2. I was wondering how you disengage. Apparently, it takes a little practice. Here's hoping that there will be only bicycle weather for the next several months for you.

    1. It most definitely takes practice! You have to push your heel outward and toe inward, and the twisting motion disengages the cleat. I fear it's not exactly second nature yet (or third or fourth) but I'm slowly getting there! I came close to falling over once, but managed to get my foot out just in time!

      They're predicting weather near 70 degrees by the end of the week, so hopefully I'll get a lot more practice this week! :-)

    2. Near 70?! Wow, Spring is really here.

  3. I love the birkenstocks with the bike clips - so hipster!

    Quite a few of my friends were very into cycling and got the shoes with clips, and then fell off while they were learning how to use them. No serious injuries though, and they did learn how to do it quickly.

    I was never harcore enough to get the clips, but I do need to get my bike out and start riding again. I haven't ridden for so long that the grips on the handlebars have melted!

    Good luck with your new shoes :)

    1. I can't quite imagine using those birkenstocks... I have to use a bit of force to get the cleat to disengage, and it seems like your foot would just slip right out of the sandal. Of course, I suppose you could just leave them permanently attached to the bike and just slide your foot in and out! :-)

      Good luck getting your bike ready to ride again. Don't know what kind of bike it is, and/or if this is relevant to you or not, but when I had to replace the grips on my hybrid mountain bike I upgraded to a brand called Ergon. They're more expensive than standard grips but they're designed to hold your wrist in an ergonomic position - made a HUGE difference for me comfort wise!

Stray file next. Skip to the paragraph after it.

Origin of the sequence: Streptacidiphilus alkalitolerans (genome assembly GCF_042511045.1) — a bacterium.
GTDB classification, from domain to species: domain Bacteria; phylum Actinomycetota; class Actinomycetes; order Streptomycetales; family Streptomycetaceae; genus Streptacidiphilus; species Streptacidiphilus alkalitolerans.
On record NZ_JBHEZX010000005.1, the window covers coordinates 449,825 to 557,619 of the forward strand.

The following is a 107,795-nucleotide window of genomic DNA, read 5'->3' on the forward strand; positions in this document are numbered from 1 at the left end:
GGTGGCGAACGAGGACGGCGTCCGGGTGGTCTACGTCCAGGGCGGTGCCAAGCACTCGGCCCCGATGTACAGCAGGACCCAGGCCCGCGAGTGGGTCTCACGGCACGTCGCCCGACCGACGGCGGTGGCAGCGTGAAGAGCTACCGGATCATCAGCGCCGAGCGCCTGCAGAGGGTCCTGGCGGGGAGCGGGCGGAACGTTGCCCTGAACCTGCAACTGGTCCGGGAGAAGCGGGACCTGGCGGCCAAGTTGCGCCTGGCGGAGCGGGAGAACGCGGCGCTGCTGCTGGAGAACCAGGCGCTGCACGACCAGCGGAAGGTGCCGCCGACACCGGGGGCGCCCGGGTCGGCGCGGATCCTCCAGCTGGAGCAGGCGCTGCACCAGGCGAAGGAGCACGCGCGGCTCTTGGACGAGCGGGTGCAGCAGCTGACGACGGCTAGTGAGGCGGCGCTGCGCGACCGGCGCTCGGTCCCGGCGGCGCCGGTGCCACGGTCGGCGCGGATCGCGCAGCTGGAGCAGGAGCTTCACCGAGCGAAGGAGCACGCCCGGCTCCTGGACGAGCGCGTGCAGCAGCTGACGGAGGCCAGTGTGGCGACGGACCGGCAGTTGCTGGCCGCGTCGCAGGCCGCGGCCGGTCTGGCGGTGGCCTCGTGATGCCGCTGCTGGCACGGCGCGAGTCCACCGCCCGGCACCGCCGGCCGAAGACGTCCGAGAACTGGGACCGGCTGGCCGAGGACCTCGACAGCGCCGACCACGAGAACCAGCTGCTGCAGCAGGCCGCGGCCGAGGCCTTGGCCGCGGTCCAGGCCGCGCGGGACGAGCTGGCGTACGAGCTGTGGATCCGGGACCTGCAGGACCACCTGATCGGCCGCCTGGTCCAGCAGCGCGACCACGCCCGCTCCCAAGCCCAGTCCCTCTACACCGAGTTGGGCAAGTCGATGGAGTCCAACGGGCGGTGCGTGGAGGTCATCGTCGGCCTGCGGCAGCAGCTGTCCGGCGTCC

4. I can't WAIT to get back cycling again... unfortunately the snow just won't clear here in Hamburg just yet :( I always think the pedal clip people look really "professional" or something - LOL! I just take the free citybikes since my bike was stolen around a year ago.

    1. Wow... you've got free city bikes? That sound really cool! Denver started a bike sharing program a few years ago, but it's ridiculously expensive. You have to join for something like $75/year and then pay about $1-$5 each time you use the bikes. Seems like it would make more sense to just pick up a used bike for $50!

      Anyhow, I finally had my first "clipless crash" yesterday - totally stupid... I wasn't hurt or anything, I wasn't even moving, just leaned the wrong direction with one foot clipped in and over I went! I don't think I looked terribly "professional" sitting there on my butt in the parking lot! :-)

  5. You have a wonderful way of linking cat pics with your stories. I'm not a great cat fan (because they sneak up on you and scratch things) but it's cute how they fit into the storyline.

    1. Ha! Well, I suppose my cats do scratch things, but that's just part of their charm. I'm not sure how sneaky they are... Smoky is more like a rambunctious bulldozer than a stealth cougar!

      Anyhow, I'm glad that even a non-cat-person can find enjoyment from my lolcat obsession!

  6. Hi EcoCat
    a lycra clad man recommended i get the clipless pedals. Interesting to hear how you are managing with them.I might just put some on my birthday list! I hadnt realsied that you need special shoes though (because Im not that bright you see : /) I dont have that much problem with shoes as long as they are wide. I might post on Freecycle for some but maybe that'll be yucky (sorry thinking as Im writing) as they will have clad sweaty cycling feet!! Might put these on the ol' birthday list too!! Poor Mr Rue he is a darling xxx

    1. I'd highly recommend trying them on before buying whatever you do. Plus, there are different systems, and each requires a different kind of shoe... so if you're serious about it, I'd highly recommend a trip to the bike store just for informational purposes.

      So far, crash notwithstanding, I think I like them. I can certainly feel that I'm able to use more muscles for riding, and it seems like my legs don't tire out so quickly.

      But the biggest bonus for me is that my feet have stopped going numb when I ride, which makes it much more comfortable! :-)